I have to admit that as good as purchasing my home has seemed so far, it has cost me in terms of my productivity, at least in the short term. Even though I was able to time the closing to occur after the end of the spring semester, the back-and-forth of that process consumed hours and hours and hours, and a ton of energy. Once I finally did close, my carefully, and I thought pessimistically, calculated renovation schedule quickly disintegrated. I lost an entire summer of writing time racing to prepare the home for habitability. Eradicating the ravages of the chain-smoking previous owners meant repainting throughout, pulling out carpet, and the like. New discoveries meant massive rewiring projects. Several weeks’ worth of work ballooned into several months’ worth. I spent the first two months of the fall semester sleeping on my screened-in porch, on an old couch and with the refrigerator plugged in several feet from my resting head. Finally, over fall break in October, I was able to install new flooring and move back into the house proper. Plenty of other work remains.
Despite all the work, and some lost career productivity, it’s a decision that I’ve been very happy with. I’m not suggesting that everyone in every situation should go out and buy a house. That’s clearly not for me to say. But what I am suggesting is that this is, at least in part, a career decision when one works within academe. For better or worse, many of the faculty members at my university treat me differently since I have bought a home. I attribute it to some sense, perhaps unconscious on their part, that I have made a larger commitment to the community. Then there have been the tangible costs of working on and maintaining a house, time that cuts into my ability to write and prepare for teaching. Those time costs are manageable, but real, and worth considering if you yourself are contemplating home ownership.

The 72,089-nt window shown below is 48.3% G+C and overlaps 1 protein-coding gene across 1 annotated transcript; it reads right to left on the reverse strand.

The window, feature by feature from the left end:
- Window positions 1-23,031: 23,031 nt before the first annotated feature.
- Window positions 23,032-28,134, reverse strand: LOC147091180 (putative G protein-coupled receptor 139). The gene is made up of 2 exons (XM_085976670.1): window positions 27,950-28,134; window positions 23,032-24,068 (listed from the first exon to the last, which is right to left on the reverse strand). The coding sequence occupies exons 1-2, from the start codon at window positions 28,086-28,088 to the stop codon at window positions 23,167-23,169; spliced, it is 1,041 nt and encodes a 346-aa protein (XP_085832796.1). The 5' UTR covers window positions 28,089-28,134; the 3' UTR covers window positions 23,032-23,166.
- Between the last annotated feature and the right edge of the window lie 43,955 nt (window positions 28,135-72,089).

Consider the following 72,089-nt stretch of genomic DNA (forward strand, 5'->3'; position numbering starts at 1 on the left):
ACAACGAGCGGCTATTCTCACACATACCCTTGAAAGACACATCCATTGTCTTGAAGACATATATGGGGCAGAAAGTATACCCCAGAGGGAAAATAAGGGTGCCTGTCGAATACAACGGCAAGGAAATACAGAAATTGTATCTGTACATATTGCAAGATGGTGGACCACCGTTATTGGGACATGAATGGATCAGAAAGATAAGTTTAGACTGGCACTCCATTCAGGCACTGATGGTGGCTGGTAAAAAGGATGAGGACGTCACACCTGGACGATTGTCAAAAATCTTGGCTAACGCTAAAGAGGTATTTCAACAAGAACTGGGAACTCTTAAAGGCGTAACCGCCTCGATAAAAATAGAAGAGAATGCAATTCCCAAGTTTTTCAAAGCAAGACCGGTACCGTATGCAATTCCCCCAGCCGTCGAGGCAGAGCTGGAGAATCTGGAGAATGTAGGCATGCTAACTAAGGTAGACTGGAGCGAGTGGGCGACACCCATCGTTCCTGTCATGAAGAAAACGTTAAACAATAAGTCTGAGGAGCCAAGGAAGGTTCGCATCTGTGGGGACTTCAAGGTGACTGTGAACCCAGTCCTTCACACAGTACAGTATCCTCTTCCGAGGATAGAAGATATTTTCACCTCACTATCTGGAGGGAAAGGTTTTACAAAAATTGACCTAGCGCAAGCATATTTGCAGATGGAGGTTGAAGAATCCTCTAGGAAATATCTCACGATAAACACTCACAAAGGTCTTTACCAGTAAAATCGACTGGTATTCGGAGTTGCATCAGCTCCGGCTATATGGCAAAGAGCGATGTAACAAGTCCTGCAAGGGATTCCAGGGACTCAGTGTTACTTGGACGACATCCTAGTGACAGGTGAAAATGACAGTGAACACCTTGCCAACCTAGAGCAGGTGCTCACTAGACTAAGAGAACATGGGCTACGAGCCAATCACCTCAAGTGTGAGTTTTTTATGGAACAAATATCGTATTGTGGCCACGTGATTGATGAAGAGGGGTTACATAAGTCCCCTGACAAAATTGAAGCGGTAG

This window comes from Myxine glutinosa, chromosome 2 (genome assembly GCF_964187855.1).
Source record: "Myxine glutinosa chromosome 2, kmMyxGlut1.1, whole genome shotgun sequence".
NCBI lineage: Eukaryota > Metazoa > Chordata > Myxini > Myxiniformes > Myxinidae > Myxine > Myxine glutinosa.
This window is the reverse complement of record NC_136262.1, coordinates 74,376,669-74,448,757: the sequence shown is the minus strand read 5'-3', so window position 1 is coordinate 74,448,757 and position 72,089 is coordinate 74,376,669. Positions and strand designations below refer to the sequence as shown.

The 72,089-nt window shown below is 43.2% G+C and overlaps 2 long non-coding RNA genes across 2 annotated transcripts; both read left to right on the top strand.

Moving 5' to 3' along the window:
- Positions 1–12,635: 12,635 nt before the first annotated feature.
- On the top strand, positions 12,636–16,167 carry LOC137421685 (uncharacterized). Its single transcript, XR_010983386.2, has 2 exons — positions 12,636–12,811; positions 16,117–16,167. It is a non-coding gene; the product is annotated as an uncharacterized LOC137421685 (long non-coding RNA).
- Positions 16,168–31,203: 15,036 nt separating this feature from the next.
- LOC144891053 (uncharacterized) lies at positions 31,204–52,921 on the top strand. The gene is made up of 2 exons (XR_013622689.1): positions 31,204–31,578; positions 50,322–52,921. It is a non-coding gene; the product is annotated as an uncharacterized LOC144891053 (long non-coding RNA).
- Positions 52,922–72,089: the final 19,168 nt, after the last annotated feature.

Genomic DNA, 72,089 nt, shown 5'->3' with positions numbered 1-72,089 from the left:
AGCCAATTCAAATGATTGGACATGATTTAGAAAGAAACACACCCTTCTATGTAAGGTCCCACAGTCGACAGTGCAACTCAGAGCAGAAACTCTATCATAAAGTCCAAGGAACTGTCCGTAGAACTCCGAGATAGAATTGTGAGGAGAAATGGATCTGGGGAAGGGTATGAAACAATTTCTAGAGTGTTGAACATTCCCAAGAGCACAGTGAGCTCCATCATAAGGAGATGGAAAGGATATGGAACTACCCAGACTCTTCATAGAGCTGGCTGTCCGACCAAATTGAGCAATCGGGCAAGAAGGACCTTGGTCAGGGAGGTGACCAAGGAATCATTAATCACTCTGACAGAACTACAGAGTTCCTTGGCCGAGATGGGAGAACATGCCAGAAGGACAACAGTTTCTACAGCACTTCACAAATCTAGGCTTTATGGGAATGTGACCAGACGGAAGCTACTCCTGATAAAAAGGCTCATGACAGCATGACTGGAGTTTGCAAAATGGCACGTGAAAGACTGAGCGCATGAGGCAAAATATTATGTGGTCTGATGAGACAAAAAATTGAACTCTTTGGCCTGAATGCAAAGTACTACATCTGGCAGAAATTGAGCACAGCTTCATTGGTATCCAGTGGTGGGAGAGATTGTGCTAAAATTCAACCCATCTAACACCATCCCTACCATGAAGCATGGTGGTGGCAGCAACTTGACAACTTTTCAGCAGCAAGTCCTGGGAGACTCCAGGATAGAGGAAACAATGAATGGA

In the long term, I know I’ll be happier, and more productive, in a home environment that I have shaped and have control over. Maybe you don’t need that nest space, but many of us do. On October 20, 1968, while teaching in my department at my current university, Edward Abbey recorded in his journal, “Haven’t made up the feeble mind yet if I’ll stick it here through the winter, or quit at the end of this quarter.” Abbey quit. Abbey was not a nesting, rooting-down sort of guy. He lurched into the prevailing winds and headed back west. Good thing he hadn’t bought a house here. Good to know, as well, what your own needs are, and how those needs for a home, or a certain type of home in a certain place, will affect one’s career.